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TechNet Releases State-by-State Ranking of Broadband Deployment Policies
Taken from TechNet External Site
Written By Jim Hock
July 17, 2003

Palo Alto, CA -- The Technology Network (TechNet), a national network of more than 200 CEOs and senior executives in the high technology and biotechnology industries, today unveiled The State Broadband Index assessing state policies that impact broadband deployment and demand. Michigan and Florida lead the nation in policies that encourage next-generation broadband networks.

"Broadband is the foundation for our nation's continued technological and economic leadership," said Rick White, President and CEO of TechNet. "The states at the top of the Broadband Index have shown leadership in clearing roadblocks to broadband deployment and adopting innovative policies that foster demand for the benefit of their citizens and industry."

Broadband - the capacity to deliver Internet access with a continuous "always on" connection and the ability to both receive and transmit digital content or services at high speeds - has the potential to significantly improve our economy. Universal access to high-speed Internet connections could inject an estimated $300 billion into the U.S. economy each year. According to the Organization for Economic Cooperation and Development (OECD), the U.S. currently ranks sixth in the world in broadband access behind Korea, Canada, Sweden, Denmark and Belgium with a penetration rate of only 6 out of 100 residents having high speed Internet, largely due to the lack of coordinated broadband deployment policies.

With the State Broadband Index, TechNet examines the key role that states can play in making broadband available to all Americans. The report ranks the top 25 states based on the extent to which their public policies spur or impede broadband deployment and demand, and includes a Best Practices Guide to the most innovative state broadband initiatives.

"Michigan's commitment to jump-starting broadband is already benefiting our citizens and industry," stated Michigan Governor Jennifer Granholm, "The State Broadband Index highlights one of the most critical technology policy challenges facing states today and is a valuable resource to state governments."

"A national broadband strategy will not succeed without a concerted national and state commitment to a business climate that facilitates broadband deployment," stated John Chambers, President and CEO of Cisco Systems and co-founder of TechNet. "We urge the Governors and policymakers in all 50 states to make broadband a priority and to use this report as a roadmap to a comprehensive broadband strategy."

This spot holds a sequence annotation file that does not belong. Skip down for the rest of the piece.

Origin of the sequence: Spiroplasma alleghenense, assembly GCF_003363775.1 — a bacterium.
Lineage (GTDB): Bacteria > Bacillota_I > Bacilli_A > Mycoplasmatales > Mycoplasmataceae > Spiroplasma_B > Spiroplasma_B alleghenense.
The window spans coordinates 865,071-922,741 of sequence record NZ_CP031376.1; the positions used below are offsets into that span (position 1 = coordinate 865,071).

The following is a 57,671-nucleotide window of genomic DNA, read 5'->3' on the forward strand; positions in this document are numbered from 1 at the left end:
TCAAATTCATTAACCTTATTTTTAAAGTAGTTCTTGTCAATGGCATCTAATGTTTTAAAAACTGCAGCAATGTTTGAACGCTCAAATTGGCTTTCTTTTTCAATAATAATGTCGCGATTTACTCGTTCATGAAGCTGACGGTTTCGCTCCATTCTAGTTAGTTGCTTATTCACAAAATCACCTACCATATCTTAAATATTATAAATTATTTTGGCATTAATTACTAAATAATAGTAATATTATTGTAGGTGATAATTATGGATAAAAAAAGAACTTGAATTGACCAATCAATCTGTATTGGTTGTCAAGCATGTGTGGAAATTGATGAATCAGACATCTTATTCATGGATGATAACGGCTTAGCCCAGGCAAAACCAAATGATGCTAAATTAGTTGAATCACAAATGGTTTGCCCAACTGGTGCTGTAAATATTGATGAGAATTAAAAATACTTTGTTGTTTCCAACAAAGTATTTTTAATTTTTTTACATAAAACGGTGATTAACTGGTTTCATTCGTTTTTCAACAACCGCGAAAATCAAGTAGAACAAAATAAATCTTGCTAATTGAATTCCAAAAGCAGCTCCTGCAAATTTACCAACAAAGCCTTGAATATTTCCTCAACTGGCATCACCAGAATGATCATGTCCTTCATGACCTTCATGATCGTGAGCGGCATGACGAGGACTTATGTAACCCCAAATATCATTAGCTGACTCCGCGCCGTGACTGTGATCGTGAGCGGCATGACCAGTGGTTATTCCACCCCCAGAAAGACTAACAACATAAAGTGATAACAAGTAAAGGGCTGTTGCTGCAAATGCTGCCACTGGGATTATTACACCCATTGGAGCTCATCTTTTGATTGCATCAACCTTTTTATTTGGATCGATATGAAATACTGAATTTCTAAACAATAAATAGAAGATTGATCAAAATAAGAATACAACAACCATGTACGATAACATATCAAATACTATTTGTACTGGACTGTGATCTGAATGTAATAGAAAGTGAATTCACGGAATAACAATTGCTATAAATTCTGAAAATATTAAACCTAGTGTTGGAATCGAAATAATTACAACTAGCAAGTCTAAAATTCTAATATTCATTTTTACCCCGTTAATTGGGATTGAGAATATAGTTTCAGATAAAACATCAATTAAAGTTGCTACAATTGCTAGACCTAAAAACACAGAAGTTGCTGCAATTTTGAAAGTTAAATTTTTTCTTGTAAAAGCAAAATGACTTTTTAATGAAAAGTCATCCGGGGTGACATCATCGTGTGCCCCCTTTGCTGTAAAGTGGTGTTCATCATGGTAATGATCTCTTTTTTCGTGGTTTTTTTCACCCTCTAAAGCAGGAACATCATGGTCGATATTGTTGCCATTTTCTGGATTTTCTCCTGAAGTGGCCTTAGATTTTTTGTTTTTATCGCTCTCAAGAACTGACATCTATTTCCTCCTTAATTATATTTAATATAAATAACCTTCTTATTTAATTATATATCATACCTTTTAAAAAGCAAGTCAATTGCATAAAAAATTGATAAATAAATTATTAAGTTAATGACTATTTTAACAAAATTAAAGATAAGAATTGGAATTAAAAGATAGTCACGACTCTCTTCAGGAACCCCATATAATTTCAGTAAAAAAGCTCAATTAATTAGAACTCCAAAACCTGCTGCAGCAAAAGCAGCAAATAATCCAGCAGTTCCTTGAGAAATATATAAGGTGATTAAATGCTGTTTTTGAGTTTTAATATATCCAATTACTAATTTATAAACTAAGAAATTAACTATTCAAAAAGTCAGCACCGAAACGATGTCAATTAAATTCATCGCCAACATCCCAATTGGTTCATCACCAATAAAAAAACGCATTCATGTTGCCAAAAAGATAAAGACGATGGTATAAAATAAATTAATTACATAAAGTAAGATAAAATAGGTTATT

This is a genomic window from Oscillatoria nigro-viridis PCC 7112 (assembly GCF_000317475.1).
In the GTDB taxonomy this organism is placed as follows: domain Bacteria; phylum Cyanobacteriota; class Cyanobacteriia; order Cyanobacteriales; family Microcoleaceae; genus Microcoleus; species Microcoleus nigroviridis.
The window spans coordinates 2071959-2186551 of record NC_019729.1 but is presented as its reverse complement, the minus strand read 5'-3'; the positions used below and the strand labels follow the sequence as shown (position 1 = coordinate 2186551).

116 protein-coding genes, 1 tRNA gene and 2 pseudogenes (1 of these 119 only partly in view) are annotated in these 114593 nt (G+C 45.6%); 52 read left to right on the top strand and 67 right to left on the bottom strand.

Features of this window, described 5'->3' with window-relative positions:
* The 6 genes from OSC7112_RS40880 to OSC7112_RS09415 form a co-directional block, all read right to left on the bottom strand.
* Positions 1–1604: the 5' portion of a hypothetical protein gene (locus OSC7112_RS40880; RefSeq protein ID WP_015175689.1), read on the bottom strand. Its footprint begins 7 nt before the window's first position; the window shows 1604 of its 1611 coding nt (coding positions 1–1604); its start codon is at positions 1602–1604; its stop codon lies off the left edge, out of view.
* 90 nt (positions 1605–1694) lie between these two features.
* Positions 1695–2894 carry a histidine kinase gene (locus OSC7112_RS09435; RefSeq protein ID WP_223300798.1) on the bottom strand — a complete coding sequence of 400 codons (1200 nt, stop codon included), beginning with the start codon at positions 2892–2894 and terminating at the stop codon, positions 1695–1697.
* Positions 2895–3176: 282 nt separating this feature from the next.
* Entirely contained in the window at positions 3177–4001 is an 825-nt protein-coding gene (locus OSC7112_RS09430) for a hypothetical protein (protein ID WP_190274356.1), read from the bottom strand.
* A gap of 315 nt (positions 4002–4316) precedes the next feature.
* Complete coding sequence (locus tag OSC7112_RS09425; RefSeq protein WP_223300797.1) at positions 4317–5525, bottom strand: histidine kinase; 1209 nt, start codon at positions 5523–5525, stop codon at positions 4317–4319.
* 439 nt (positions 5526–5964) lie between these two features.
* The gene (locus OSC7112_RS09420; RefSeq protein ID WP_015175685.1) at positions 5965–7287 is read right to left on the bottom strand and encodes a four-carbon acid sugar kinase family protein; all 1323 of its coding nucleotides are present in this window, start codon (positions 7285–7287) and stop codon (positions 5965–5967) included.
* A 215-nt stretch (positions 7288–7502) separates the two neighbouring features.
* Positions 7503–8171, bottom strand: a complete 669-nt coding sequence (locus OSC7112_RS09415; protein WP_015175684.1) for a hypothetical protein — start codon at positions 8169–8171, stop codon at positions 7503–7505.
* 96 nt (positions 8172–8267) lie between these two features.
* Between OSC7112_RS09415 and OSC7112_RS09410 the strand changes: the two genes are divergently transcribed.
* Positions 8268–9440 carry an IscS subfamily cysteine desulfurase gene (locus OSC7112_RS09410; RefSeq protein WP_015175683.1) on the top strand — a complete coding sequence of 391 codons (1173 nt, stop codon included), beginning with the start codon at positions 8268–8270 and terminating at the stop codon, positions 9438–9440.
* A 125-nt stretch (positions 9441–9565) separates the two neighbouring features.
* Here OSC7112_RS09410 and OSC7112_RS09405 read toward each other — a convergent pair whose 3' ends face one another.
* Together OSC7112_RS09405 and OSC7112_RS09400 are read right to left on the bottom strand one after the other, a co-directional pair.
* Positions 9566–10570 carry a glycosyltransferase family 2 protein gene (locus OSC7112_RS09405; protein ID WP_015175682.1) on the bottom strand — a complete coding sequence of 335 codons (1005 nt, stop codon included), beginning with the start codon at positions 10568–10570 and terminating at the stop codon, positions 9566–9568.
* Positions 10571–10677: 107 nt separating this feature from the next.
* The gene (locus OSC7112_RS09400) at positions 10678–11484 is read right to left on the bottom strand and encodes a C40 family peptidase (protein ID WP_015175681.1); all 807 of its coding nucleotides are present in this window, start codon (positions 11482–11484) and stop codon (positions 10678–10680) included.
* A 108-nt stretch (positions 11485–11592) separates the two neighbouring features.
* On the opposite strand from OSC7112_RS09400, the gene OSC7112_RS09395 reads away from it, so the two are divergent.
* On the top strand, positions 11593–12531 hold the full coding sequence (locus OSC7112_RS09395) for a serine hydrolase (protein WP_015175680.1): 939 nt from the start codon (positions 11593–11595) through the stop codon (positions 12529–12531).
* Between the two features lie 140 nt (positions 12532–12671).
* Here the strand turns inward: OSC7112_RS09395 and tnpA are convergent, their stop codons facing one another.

"The State Broadband Index highlights the important role of the states in determining our nation's broadband future," stated Eric Benhamou, Chairman of 3Com Corporation and Palm, "With the right policies and leadership, states can lay the groundwork for the next-generation infrastructure that will drive technological and economic growth, and improve quality of life."

The Broadband Index Top 10 states are:

  1. Michigan
  2. Florida
  3. Missouri
  4. Texas
  5. Ohio
  6. Washington
  7. Kansas
  8. Virginia
  9. Colorado
  10. Iowa
The State Broadband Index calls on states to consider a range of policies critical to broadband deployment, including:
  • legislation that standardizes and expedites rights-of-way permitting;
  • adoption of a state-wide broadband strategy and creation of a lead broadband agency;
  • comprehensive infrastructure mapping;
  • policies to enable wholesale municipal networks;
  • innovative initiatives that increase private sector deployment;
  • financial incentives to reach underserved communities; and
  • demand-promotion efforts including enhanced e-government.

The TechNet CEO Broadband Task Force, created in spring 2001, includes: John Chambers, CEO of Cisco Systems; John Doerr, Partner with Kleiner Perkins Caufield & Byers; Eric Benhamou, Chairman of 3Com Corporation and Palm Inc.; Paul Gudonis, Executive Vice President of Level 3 Communications; Tony Ley, Chairman and CEO of Harmonic, Inc; Rick Burnes, Partner with Charles River Ventures; John Young, retired President and CEO of Hewlett Packard; Patrick Gelsinger, Chief Technology Officer of Intel Corporation; Brad Smith, Senior Vice President of Microsoft; Rick Roscitt, Chairman and CEO, ADC Telecommunications; Matt Rhodes, President of Conexant Systems; Milo Medin, former Chief Technology Officer of Excite@Home.

The Technology Network (TechNet) is the national network of chief executive officers and senior executives of the nation's leading companies in the fields of information technology, biotechnology, venture capital, investment banking and law. TechNet has called for an affordable 100-megabit per second broadband connection to 100 million homes and small businesses by the year 2010 and a national strategy to achieve this goal.

The Broadband Index was completed in conjunction with Analysys, the global advisers in telecommunications, IT and new media, works at the forefront of the communications revolution, delivering advice and insight to clients in the public and private sectors. Analysys staff provide strategy and systems consultancy and information services to the companies that are creating the networked economy, and regulatory and policy advice to governments on all six continents. www.Analysys.com

For a copy of the full report, please go to www.technet.org or call Jim Hock at 202-973-6616 for more information.

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